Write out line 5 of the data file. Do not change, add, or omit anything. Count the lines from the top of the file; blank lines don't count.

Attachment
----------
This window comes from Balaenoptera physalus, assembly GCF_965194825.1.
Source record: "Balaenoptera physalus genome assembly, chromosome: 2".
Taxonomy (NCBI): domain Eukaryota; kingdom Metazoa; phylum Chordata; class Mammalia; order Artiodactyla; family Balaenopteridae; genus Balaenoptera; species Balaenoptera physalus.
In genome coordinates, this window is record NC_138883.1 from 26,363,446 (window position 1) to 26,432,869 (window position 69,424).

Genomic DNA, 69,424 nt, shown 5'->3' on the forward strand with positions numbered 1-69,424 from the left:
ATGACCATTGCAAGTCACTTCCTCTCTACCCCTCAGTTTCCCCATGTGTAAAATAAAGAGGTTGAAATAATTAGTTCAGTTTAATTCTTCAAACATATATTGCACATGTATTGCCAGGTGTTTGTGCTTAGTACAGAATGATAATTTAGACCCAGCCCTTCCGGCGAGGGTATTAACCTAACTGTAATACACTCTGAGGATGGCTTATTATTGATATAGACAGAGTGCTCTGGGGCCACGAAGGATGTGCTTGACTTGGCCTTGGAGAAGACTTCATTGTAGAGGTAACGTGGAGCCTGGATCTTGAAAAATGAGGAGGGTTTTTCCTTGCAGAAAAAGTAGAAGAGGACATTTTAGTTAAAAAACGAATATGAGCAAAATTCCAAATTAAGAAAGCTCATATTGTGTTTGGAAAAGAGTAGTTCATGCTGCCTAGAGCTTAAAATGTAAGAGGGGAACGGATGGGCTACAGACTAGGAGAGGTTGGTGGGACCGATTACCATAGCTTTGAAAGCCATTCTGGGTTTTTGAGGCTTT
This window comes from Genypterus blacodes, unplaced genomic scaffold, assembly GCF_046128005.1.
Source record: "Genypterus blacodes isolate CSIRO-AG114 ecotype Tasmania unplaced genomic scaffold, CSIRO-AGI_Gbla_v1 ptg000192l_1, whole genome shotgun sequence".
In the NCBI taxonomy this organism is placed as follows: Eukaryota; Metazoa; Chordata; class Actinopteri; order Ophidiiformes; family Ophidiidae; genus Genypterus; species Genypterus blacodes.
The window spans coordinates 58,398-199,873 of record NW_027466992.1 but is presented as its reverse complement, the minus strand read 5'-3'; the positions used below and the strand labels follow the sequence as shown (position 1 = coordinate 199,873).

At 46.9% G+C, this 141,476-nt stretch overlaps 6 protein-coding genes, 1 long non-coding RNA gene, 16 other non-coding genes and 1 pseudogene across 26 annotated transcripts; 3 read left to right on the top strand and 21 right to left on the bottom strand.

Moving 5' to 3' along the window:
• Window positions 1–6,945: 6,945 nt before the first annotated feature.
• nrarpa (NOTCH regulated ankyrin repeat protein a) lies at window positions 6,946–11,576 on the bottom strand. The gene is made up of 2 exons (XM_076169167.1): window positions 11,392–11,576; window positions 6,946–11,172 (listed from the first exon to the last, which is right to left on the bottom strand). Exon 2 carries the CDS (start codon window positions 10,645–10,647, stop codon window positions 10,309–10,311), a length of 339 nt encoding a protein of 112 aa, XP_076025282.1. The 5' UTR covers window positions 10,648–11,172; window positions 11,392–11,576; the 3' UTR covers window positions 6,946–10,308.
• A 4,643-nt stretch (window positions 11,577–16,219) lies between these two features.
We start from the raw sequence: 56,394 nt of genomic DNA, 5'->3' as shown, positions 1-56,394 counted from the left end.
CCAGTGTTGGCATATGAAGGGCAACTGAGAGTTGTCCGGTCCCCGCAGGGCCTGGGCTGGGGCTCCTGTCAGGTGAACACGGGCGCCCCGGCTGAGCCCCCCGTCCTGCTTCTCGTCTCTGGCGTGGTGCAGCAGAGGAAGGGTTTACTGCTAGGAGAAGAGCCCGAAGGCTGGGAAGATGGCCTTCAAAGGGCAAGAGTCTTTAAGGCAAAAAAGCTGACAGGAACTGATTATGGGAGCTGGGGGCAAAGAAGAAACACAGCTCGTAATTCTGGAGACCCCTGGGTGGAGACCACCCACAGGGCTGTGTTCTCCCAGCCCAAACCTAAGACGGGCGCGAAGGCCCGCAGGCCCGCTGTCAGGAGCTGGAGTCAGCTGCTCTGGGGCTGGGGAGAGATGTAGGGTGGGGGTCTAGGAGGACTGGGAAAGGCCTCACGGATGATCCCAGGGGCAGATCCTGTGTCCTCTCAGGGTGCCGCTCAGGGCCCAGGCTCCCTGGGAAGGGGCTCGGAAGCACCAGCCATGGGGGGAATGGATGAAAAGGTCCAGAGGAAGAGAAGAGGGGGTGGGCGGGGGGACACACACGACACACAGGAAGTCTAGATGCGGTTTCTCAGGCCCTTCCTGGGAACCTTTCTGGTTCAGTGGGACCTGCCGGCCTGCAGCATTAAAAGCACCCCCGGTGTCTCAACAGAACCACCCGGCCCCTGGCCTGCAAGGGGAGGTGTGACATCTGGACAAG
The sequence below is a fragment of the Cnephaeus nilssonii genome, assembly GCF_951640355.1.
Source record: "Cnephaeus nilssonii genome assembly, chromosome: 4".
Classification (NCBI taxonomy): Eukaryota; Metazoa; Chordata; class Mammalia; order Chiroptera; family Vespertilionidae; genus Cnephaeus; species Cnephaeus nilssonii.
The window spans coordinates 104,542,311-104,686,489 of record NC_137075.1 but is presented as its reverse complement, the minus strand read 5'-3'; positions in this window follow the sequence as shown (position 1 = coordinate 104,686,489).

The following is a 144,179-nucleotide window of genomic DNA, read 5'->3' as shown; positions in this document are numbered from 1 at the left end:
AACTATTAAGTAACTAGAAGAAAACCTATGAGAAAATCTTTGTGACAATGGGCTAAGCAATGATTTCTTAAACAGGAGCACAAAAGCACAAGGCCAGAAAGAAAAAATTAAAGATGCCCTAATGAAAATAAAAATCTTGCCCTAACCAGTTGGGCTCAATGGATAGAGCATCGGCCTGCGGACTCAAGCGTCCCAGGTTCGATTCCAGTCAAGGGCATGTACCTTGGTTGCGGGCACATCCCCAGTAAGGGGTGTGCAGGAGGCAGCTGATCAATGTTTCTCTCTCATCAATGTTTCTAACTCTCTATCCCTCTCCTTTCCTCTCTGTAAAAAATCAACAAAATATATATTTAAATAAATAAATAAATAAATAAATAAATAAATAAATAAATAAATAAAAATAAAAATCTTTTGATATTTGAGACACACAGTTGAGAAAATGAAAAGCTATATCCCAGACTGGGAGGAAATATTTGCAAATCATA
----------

Genomic DNA, 69,424 nt, shown 5'->3' on the forward strand with positions numbered 1-69,424 from the left: